On Sunday, the unthinkable occurred when the Indianapolis Colts fell at the hands of the Jacksonville Jaguars at the same time as the Pittsburgh Steelers were able to win their game over the Baltimore Ravens. Beating the Ravens was a big challenge in itself, but the fact that the Jaguars were able to play the spoiler and eliminate the Colts from playoff contention just seemed too good to be true from a Steelers perspective.
But this roller coaster of a Sunday, one might say, was just leaving the station. That's because the Steelers were only guaranteed a playoff spot if the Chargers and Raiders played their Sunday night game to completion without it ending in a tie. The NFL Twitterverse started theorizing whether or not the two teams would simply kneel back and forth until the game reached its conclusion, though the idea was pretty swiftly dismissed as something that the league would never allow.
As it turns out, that's not the only way to tie an NFL game. Another way to do so is to play a game that becomes an immediate front-runner for game of the year, with lead changes galore and an intense overtime period that contained all the action you could possibly dream of.
We were quite literally seconds away from that exact outcome being the case. That seemed to be the way the game was trending, with the overtime period coming down to the wire and both the Raiders and Chargers well aware that a tie would lead both of them to a postseason berth. And it was at that moment that Chargers head coach Brandon Staley, lauded so frequently throughout the early portion of the season for his gutsy play calling and at one point a Coach of the Year front-runner, decided to call a timeout. He called it on 3rd & 4, waiting until the play clock had almost fully run out and the play clock was under 40 seconds to do so.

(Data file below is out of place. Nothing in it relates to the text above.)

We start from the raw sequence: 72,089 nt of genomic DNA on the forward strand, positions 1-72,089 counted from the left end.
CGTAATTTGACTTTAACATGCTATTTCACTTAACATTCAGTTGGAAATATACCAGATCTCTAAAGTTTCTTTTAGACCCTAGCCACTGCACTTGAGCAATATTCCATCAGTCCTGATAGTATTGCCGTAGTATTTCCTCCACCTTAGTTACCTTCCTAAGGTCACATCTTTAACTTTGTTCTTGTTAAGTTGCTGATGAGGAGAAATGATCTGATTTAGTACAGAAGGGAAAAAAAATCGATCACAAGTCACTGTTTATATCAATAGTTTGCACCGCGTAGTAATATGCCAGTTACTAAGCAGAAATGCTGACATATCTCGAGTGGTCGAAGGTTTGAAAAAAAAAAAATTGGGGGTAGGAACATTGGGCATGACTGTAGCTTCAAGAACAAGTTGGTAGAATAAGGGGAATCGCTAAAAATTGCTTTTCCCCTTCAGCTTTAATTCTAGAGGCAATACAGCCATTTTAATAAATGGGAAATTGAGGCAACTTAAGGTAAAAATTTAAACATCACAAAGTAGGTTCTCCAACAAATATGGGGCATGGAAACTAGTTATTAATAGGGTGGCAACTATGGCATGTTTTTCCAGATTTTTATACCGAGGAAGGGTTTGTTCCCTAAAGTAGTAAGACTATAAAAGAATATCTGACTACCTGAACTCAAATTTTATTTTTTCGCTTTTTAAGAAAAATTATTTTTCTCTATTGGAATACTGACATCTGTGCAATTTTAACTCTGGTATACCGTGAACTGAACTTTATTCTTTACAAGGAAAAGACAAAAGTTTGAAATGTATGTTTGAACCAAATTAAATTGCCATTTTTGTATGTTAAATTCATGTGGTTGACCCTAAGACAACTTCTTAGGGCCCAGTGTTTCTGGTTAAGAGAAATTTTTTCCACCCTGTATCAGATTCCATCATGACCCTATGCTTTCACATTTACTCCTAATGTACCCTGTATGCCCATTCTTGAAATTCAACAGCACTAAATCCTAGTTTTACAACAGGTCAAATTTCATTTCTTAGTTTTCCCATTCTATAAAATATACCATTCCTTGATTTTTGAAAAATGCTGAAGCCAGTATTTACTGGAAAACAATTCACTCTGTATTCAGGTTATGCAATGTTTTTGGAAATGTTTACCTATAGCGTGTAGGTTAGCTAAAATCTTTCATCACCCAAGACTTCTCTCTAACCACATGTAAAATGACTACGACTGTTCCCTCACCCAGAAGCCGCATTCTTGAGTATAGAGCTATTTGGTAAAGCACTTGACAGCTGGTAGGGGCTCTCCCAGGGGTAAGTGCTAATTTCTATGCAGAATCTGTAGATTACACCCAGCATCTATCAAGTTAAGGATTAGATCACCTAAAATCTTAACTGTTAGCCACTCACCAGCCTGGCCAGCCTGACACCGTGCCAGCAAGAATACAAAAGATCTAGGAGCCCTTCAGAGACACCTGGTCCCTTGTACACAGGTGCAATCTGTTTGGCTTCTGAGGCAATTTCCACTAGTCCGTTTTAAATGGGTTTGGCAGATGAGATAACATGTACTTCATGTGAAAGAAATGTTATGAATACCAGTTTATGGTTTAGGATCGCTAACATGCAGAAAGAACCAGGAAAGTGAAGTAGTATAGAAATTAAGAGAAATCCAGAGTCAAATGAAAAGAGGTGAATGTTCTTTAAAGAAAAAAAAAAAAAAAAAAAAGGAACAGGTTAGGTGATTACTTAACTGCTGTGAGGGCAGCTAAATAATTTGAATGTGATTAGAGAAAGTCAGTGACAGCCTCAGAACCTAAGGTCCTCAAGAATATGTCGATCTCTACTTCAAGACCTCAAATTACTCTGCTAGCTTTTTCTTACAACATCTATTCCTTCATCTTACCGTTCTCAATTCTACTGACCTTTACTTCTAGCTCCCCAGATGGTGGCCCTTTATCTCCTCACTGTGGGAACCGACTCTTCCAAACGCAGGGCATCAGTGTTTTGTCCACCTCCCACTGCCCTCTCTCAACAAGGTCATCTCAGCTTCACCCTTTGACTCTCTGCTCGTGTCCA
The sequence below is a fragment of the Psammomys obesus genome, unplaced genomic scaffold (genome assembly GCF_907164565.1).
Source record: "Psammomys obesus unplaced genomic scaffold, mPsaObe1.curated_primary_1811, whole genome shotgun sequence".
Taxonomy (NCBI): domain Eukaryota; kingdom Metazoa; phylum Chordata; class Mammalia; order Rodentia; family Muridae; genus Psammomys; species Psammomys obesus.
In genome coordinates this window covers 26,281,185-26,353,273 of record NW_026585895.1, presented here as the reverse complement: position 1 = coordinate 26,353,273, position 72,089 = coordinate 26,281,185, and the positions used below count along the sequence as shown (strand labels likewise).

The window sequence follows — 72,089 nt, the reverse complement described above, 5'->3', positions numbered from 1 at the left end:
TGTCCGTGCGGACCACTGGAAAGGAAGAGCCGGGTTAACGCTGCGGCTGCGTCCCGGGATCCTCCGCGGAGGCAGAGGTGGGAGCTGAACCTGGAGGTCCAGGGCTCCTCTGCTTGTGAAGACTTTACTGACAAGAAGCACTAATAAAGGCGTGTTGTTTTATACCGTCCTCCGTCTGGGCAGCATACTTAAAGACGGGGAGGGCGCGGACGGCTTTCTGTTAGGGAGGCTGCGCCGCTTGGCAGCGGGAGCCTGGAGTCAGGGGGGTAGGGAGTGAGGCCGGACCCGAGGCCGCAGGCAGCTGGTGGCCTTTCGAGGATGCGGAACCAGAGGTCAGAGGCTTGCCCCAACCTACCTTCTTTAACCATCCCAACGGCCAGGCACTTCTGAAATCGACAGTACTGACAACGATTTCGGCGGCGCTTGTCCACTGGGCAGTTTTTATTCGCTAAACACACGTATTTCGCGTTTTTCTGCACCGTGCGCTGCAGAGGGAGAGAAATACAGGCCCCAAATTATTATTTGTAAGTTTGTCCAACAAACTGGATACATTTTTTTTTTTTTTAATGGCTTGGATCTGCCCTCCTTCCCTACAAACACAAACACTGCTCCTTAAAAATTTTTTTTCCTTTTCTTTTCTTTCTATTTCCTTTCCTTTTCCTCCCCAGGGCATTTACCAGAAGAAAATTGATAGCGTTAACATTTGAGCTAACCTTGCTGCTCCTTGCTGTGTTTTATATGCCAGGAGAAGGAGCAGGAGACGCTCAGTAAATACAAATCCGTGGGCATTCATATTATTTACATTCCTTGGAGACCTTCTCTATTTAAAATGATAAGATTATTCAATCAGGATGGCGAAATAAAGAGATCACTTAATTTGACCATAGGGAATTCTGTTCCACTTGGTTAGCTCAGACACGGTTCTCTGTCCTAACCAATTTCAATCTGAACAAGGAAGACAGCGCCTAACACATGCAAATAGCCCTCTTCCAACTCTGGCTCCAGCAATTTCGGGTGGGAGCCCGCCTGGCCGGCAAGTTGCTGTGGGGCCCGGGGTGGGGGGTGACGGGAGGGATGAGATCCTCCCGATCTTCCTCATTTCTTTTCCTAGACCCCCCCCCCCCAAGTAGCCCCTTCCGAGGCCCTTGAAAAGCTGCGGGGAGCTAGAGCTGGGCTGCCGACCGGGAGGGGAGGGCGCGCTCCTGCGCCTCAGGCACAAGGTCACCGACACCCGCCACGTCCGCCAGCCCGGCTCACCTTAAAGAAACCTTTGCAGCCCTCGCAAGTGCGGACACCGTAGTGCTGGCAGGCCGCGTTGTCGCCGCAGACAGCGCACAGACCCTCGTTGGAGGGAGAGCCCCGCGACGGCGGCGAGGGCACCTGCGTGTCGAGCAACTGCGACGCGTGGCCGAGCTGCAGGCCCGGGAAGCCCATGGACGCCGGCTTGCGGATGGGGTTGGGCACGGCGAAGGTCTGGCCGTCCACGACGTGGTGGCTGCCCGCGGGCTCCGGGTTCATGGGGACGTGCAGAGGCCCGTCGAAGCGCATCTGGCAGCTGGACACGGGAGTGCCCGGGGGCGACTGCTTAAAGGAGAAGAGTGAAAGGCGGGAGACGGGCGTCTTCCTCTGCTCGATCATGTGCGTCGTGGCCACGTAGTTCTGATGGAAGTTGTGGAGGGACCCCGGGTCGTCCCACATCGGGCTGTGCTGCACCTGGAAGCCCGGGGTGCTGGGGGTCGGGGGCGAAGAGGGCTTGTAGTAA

Now, there's no guarantee that the game would have ended in a tie had Staley not called that timeout, and some people argued that the full outrage that appeared on social media — we'll get to that shortly — wasn't warranted.
If there's any "hard evidence" so far that the call did matter, though, it didn't take long for examples to pop up on Twitter. Aside from Derek Carr's postgame interview where he said that the timeout "definitely" shifted the team's strategy, a little bit of lip reading — and speculation that we're reading correctly — between Chargers RB Austin Ekeler and Raiders long snapper Trent Sieg gives us some evidence.
Speculation aside, there are a lot of angry fans out there who just didn't understand what Staley's reasoning was for the timeout, even if we can't quite come to a consensus over what the Raiders' game plan would have been sans the Staley timeout.